Arxiu d'etiquetes: sea level

The Arctic: who cares?

The global change is the main threat to the Arctic, due to the increasing temperature is melting their ice coverage. What will be the consequences of this for its fragile ecosystem? Who cares about it?


The Arctic, one of the few unspoiled areas of the planet, is located in the north pole. Low temperatures in the region (an average of -35°C in winter and 0ºC in summer) are explained by the low insolation due to the inclination of the globe.

Before the industrial age, the permanent ice of the Arctic occupied about 7 million square kilometers (doubling its size in winter), but it is increasingly difficult to maintain that ice in summer. The ice may reach a thickness of 50 meters in winter, dropping to 2 meters in summer.

Before you start, you can enjoy this video with stunning images of the Arctic:


The Arctic offers a wide variety of different environments: ocean, ice sheets, the coastal area, the tundra and some coniferous forests.

importancia ártico
The tundra is most notable terrestrial biome in the Arctic (Picture: Biomas).

This allows the livelihood of many plant and animal species. Only in the Arctic Ocean, it has been described more than 5,000 animal species, some of which are endemic to this area. An estimated 400 species live only in the Arctic region.

Among the best known animals, we find the bowhead whale (Balaenoa mysticetus), a large animal that can live more than 100 years, and the narwhal (Monodon monoceros), cetacean in which males have a very long tusk, used during courtship.

importancia ártico ballena groenlandia
Bowhead whale (Balaena mysticetus) is an endemic animal of the Arctic (Picture: Clarín).

On ice and snow, polar bear (Ursus maritimus), walrus (Odobenus rosmarus), the Arctic wolf (Canis lupus arctos) and the reindeer (Rangifer tarandus) are present.

lobo ártico
Arctic wolf (Canis lupus arctos) is endangered (Picture: Deanimalia).

The Arctic is also home to over 80 species of birds, including the Brünnich’s guillemoth or the king eider; and more than 400 fish.

But undoubtedly, the group that takes the cake are arthropods, with more than 1,500 documented species, although there are also representatives of almost all existing animal phyla.

Este copépodo, de la especie Euaugaptilus hyperboreus, forma parte el zoopláncton ártico (Foto: Poetic Monkey).
This copepod (Euaugaptilus hyperboreus) is part of Arctic zooplankton  (Picture: Poetic Monkey).


The Arctic, along with Antarctica, is like a natural air conditioner on the planet. Therefore, malfunction further enhances the effects of climate change.

The ice cover is responsible for a high percentage of albedo. Albedo is the effect by which a surface reflects part of the solar radiation back into the atmosphere, thus maintaining a lower temperature. Without this effect, the temperatures will be increasingly high.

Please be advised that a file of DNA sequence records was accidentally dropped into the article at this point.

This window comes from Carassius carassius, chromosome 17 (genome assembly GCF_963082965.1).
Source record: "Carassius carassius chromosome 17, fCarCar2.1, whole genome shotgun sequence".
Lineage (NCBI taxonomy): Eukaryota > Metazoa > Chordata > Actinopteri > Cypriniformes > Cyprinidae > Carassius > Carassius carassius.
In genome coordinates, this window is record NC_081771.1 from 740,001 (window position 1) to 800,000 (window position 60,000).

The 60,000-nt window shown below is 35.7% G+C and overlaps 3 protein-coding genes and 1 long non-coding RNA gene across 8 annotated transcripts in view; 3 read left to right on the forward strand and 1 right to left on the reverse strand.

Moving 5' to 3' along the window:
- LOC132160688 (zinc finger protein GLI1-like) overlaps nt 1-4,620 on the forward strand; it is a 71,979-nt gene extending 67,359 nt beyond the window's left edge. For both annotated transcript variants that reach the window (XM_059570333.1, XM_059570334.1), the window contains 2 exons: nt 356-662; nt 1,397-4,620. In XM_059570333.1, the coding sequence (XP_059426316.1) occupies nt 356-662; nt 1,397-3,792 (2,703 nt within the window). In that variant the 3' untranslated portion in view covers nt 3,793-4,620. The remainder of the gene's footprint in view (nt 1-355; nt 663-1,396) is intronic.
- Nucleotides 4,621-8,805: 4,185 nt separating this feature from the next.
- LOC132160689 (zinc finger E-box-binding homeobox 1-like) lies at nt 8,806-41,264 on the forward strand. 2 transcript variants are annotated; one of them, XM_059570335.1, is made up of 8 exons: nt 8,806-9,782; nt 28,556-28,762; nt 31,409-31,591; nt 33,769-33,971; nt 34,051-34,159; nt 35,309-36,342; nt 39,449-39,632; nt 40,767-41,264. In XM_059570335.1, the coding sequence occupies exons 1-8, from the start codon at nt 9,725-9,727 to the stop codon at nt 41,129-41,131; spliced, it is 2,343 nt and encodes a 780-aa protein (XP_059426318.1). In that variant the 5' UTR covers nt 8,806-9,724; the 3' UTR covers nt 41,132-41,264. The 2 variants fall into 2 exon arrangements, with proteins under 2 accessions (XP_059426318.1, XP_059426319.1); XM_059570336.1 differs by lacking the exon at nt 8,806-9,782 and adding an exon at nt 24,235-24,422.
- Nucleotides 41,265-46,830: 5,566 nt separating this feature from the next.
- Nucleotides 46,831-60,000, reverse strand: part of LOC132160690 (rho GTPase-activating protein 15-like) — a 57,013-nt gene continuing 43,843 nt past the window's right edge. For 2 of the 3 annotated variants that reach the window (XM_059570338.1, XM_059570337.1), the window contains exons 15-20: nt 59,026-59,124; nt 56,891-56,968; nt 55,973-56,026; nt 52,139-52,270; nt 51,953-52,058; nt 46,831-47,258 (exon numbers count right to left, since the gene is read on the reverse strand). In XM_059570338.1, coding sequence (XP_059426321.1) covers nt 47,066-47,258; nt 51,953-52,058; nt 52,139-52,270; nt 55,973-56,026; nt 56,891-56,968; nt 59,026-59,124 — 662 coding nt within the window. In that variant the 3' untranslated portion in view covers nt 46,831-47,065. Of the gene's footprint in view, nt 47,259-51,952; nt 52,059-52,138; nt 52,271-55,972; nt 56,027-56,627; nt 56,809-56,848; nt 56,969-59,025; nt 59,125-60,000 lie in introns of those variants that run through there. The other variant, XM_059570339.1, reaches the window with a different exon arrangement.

El hielo es el principal elemento del albedo en la superficie de la Tierra (Foto: US Satellite).
Ice is the key element of albedo in Earth surface (Picture: US Satellite).

The physical processes taking place in the Arctic affect ocean circulation worldwide: during the formation of sea ice, water crystals exclude salt, so that water is increasingly salty. The increase of salinity, along with the low water temperatures, cause the formation of a very dense water mass that sinks to the ocean floor and is transported southward through the thermohaline circulation, responsible for regulating the global climate. Without ice, the thermohaline circulation may be interrupted or weakened, with the consequences that would follow.

La circulación termohalina es responsable del clima a nivel mundial (Foto: Blog de recursos de Cpmc).
The thermohaline circulation is responsible of worldwide climate (Picture: Blog de recursos de Cpmc).


Due to the increase in temperature on a global level, the ice covering the Arctic has been reducing. Several reports indicate that this reduction was  about 30% in just two decades. Also, if this trend continues, in twenty years might disappear all Arctic ice, at least during summer. Without ice, many species will have serious problems to survive, such as the polar bear, seals and other pinnipeds.

hielo ártico permanente
(Picture: India Today).

As we have seen, no ice, no albedo; but also if the permanent ice melts, it will cause the release of large amounts of greenhouse gases that are trapped in either the ice or in the frozen Arctic soil (permafrost); providing a positive feedback to climate change.

Some studies suggest that, if the entire Greenland ice melt the average sea level will rise 7 meters.